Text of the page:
The Iraqi army announced yesterday that 23 people, including eight policemen, were killed and dozens wounded after three car bombs targeting a popular market in Kokjali, an eastern suburb of Mosul, were detonated. ISIS claimed responsibility for the bombings.
A statement issued by the joint operations command said that 15 civilians and 8 policemen were killed when three car bombs exploded in a market in Kokjali, an eastern suburb of Mosul that Iraqi forces recaptured from ISIS at the beginning of November. Life was beginning to return to this town gradually and markets that brought goods from Erbil were teeming with shoppers coming from neighbourhoods under the control of government forces.
ISIS claimed responsibility for the attack in a statement that it posted on Twitter and confirmed that the operations were carried out by three suicide bombers. Twenty people were killed and ten Hummer vehicles and four 4×4 cars were destroyed in the attacks.
On its part, the United Nations said that four Iraqi aid workers and at least seven civilians were killed by mortar fire this week during an operation to distribute aid in Mosul as the campaign to retake the city from ISIS continued to make slow and punishing progress.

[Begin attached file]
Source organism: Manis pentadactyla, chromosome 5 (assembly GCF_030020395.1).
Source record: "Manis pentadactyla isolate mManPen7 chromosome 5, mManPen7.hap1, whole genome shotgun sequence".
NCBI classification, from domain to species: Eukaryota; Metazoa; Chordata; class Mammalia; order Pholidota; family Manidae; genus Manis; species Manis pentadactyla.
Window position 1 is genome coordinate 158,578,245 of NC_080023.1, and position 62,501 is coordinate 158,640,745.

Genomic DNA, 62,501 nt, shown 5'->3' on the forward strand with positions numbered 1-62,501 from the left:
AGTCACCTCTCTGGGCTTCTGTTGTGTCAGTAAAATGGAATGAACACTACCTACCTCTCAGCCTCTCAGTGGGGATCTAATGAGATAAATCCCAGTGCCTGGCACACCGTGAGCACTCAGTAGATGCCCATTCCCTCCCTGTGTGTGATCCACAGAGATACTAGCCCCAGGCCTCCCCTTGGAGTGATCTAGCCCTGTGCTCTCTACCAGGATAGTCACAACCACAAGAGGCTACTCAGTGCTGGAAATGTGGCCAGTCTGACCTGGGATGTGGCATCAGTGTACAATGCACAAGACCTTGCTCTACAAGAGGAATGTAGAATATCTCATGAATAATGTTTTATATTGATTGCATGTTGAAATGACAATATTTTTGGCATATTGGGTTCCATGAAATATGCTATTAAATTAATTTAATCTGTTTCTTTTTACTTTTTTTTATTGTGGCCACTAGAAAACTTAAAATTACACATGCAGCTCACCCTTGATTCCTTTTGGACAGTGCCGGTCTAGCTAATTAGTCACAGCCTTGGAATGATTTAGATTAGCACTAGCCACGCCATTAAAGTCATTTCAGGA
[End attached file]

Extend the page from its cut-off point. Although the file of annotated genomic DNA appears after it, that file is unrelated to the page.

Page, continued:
A statement issued by the United Nations said that two separate mortar attacks this week killed aid workers and wounded about 40 people. It also said that indiscriminate shelling violated international law.
The UN humanitarian coordinator for Iraq Lise Grande condemned the two attacks and considers them a violation of humanitarian principles. She said that “People waiting for aid are already vulnerable and need help. They should be protected, not attacked”. She continued by saying that “All parties to the conflict – all parties – have an obligation to uphold international humanitarian law and ensure that civilians survive and receive the assistance they need.”
Grande did not blame any party for the attacks but ISIS extremists retreating from the military offensive have repeatedly bombed areas after they were retaken by the army, killing or wounding scores of residents fleeing in the opposite direction.
The US backed assault on Mosul, the militants’ last major stronghold in Iraq, was launched by a 100,000-strong alliance of local forces on October 17. It has become the biggest military operation in Iraq since the 2003 US-led invasion that toppled Saddam Hussein.
Authorities do not release figures for civilian or military casualties, but medical officials say dozens of people are wounded each day in the battle to liberate Mosul.